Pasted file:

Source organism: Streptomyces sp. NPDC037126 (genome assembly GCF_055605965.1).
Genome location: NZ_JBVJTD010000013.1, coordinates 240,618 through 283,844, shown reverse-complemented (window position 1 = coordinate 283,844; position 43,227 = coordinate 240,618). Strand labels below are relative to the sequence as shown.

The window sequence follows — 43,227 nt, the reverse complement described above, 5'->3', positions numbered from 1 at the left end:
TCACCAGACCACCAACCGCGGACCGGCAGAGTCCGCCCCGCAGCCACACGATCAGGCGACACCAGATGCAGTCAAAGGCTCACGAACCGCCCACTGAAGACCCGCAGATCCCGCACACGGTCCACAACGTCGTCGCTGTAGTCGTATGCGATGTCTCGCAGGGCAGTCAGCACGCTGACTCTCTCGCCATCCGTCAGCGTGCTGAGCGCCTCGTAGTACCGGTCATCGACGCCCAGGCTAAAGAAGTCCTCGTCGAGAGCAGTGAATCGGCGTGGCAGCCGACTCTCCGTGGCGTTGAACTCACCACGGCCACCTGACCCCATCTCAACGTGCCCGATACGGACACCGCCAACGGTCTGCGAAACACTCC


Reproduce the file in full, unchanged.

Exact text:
Source organism: Streptomyces sp. NPDC037126 (genome assembly GCF_055605965.1).
Genome location: NZ_JBVJTD010000013.1, coordinates 240,618 through 283,844, shown reverse-complemented (window position 1 = coordinate 283,844; position 43,227 = coordinate 240,618). Strand labels below are relative to the sequence as shown.

The window sequence follows — 43,227 nt, the reverse complement described above, 5'->3', positions numbered from 1 at the left end:
TCACCAGACCACCAACCGCGGACCGGCAGAGTCCGCCCCGCAGCCACACGATCAGGCGACACCAGATGCAGTCAAAGGCTCACGAACCGCCCACTGAAGACCCGCAGATCCCGCACACGGTCCACAACGTCGTCGCTGTAGTCGTATGCGATGTCTCGCAGGGCAGTCAGCACGCTGACTCTCTCGCCATCCGTCAGCGTGCTGAGCGCCTCGTAGTACCGGTCATCGACGCCCAGGCTAAAGAAGTCCTCGTCGAGAGCAGTGAATCGGCGTGGCAGCCGACTCTCCGTGGCGTTGAACTCACCACGGCCACCTGACCCCATCTCAACGTGCCCGATACGGACACCGCCAACGGTCTGCGAAACACTCC